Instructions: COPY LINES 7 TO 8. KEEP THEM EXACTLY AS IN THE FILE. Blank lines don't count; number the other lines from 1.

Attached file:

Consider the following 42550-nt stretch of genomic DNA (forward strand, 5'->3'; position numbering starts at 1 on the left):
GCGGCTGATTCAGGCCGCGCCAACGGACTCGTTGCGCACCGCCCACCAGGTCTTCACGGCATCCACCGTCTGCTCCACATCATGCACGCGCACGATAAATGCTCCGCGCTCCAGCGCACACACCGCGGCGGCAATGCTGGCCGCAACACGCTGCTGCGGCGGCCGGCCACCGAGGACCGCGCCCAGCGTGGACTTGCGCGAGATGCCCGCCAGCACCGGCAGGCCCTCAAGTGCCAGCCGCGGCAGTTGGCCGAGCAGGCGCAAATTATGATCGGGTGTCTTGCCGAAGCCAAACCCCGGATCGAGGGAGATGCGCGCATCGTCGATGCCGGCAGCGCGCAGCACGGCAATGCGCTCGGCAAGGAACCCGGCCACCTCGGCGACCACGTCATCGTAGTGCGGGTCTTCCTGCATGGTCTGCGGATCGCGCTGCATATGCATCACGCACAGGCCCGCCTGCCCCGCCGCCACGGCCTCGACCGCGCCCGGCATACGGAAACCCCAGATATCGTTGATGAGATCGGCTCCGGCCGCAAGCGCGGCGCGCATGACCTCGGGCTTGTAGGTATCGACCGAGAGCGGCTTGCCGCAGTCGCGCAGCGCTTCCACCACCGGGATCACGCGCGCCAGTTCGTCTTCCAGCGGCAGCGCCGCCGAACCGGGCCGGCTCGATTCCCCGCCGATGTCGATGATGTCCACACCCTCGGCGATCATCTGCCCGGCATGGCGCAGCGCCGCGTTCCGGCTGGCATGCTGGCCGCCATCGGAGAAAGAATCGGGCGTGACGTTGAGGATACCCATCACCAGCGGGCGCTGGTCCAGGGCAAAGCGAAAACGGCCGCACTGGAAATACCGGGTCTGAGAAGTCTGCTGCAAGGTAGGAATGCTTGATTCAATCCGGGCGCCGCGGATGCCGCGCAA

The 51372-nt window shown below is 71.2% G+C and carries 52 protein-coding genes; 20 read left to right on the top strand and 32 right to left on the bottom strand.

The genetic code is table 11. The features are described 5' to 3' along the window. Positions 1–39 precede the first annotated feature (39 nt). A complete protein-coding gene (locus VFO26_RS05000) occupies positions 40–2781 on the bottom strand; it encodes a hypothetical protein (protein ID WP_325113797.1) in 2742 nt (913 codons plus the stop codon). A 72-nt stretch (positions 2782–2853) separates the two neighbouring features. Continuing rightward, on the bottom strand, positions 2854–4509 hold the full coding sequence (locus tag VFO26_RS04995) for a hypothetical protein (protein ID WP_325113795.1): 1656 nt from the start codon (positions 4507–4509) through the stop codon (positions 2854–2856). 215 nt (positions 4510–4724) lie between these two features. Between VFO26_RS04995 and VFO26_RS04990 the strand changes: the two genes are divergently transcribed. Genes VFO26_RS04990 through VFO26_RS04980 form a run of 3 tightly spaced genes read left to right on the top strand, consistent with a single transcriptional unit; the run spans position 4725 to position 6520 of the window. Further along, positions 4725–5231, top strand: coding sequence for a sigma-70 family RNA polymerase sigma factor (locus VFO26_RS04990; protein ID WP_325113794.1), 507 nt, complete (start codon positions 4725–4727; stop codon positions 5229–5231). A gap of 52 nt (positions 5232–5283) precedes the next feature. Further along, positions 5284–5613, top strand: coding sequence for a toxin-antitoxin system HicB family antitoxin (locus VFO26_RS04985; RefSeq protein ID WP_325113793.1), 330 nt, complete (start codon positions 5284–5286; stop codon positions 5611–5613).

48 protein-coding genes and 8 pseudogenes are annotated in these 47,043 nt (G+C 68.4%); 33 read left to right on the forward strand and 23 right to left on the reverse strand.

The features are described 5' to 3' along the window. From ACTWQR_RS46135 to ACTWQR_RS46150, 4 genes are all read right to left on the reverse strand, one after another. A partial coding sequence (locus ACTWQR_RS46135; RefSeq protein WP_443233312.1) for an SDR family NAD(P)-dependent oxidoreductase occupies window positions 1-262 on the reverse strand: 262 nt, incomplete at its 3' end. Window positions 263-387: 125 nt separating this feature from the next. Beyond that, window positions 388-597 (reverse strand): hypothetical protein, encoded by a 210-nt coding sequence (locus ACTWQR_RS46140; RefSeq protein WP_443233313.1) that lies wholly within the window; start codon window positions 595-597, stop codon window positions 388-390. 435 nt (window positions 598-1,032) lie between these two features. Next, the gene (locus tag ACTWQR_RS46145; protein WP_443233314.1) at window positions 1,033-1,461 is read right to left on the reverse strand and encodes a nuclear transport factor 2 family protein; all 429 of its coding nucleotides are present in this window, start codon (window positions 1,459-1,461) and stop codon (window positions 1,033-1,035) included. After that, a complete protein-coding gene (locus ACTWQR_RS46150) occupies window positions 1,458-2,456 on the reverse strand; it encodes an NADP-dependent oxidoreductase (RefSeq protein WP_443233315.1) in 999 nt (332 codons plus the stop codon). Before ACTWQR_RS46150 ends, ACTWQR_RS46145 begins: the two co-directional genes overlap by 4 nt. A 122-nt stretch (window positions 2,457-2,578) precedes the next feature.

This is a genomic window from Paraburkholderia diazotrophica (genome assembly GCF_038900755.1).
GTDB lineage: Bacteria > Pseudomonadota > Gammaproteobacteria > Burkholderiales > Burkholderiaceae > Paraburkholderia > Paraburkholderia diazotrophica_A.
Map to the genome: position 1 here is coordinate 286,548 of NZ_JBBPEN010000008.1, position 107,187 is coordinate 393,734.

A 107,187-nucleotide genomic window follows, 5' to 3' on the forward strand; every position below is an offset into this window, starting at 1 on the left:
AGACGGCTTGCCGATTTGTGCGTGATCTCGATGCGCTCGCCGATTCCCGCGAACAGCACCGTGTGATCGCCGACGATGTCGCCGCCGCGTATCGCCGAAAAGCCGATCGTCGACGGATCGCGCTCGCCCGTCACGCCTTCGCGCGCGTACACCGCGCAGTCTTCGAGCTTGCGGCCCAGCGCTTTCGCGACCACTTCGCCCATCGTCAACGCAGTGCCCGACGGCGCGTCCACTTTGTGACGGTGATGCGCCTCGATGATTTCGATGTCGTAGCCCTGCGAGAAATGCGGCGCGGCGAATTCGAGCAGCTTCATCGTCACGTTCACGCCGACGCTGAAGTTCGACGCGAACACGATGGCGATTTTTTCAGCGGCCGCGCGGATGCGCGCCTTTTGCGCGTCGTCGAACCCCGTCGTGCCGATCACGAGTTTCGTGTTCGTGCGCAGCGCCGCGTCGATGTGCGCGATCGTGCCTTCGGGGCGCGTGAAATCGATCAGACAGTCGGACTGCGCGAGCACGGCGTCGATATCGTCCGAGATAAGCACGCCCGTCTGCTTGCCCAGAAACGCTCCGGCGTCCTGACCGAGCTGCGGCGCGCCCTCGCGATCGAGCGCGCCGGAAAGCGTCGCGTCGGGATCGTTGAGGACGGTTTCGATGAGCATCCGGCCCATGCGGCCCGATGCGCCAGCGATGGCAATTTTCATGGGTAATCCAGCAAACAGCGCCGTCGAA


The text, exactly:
This is a genomic window from Paraburkholderia diazotrophica (genome assembly GCF_038900755.1).
GTDB lineage: Bacteria > Pseudomonadota > Gammaproteobacteria > Burkholderiales > Burkholderiaceae > Paraburkholderia > Paraburkholderia diazotrophica_A.